Knowledge management (KM) professionals are instrumental drivers of innovation. Their individual understanding of innovation is of seminal importance as they are instrumental in archiving and structuring the world's largest knowledge storage and knowledge generation activities. Understanding how members of members of the Federal Knowledge Management Working Group (FKMWG) perceive innovation from the personal perspective is instrumental in assisting senior leaders and decision makers better train, organization, and recruit future KM professionals to meet organization needs. Key to understanding the KM professional's personal perceptions are gender, generation, job function, and job classification. This quantitative study was designed to explore and surface valuable information concerning how KM professionals working for the Federal government view innovation from a personal level. This study built upon the earlier work of Zhuang (1995), Zhuang, Williamson, and Carter (1999), and McLaughlin and (2013). This study expands the previous work by targeting the 650 KM professionals associated with the FKMWG on-line social community employing McLaughlin and Caraballo's updated survey instrument. The study found there are differences in how FKMWG members as a whole and how genders view innovation from a personal perspective, but found there are no differences in how generations or specific job classifications (technical verse non-technical) viewed innovation from a personal perspective.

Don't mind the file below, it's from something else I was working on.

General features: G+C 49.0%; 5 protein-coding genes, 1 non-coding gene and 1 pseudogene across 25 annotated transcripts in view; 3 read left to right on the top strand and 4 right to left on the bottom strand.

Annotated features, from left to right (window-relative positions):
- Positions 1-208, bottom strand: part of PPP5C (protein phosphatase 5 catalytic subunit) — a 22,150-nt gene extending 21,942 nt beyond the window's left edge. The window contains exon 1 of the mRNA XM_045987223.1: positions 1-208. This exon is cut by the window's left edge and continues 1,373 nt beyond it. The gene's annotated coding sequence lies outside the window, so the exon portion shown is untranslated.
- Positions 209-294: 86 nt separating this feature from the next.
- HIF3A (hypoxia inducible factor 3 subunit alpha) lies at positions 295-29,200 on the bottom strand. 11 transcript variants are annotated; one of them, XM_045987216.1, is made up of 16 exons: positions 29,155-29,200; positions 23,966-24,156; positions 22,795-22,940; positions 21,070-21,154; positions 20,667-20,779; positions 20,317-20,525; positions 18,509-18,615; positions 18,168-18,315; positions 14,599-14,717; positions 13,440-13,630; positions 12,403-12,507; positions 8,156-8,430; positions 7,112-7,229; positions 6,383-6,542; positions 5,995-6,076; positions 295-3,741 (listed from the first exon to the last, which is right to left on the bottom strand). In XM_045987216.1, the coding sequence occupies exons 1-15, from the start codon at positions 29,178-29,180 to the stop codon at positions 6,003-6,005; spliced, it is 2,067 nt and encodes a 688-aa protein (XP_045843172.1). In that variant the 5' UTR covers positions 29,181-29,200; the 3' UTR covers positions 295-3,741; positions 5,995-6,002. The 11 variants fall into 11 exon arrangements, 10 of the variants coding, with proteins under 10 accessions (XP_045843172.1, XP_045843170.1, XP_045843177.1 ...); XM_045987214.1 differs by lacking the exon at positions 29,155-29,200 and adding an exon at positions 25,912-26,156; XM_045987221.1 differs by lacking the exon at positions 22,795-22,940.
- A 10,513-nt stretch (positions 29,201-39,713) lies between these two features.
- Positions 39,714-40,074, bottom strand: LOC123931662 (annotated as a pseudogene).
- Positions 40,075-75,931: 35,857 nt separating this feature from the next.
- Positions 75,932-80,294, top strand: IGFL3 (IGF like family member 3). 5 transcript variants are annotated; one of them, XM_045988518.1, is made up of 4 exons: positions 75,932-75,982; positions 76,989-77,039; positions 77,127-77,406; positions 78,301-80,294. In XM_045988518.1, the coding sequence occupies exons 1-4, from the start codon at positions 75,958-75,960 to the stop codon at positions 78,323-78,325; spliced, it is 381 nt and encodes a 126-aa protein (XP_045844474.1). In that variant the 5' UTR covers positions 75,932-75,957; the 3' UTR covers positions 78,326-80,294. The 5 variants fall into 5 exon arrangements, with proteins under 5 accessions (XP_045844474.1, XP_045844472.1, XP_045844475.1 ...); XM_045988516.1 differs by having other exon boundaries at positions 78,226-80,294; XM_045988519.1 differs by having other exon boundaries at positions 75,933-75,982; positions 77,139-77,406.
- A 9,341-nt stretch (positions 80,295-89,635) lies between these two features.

|Commitee:||Caraballo, Ervin, McLaughlin, Gregory C.|
|Department:||School of Business and Technology|
|School Location:||United States -- Minnesota|
|Source:||DAI-A 75/06(E), Dissertation Abstracts International|
|Keywords:||Diffusion of innovation theory, Generation and gender, Information technology, Innovation, Knowledge management, Strategy|
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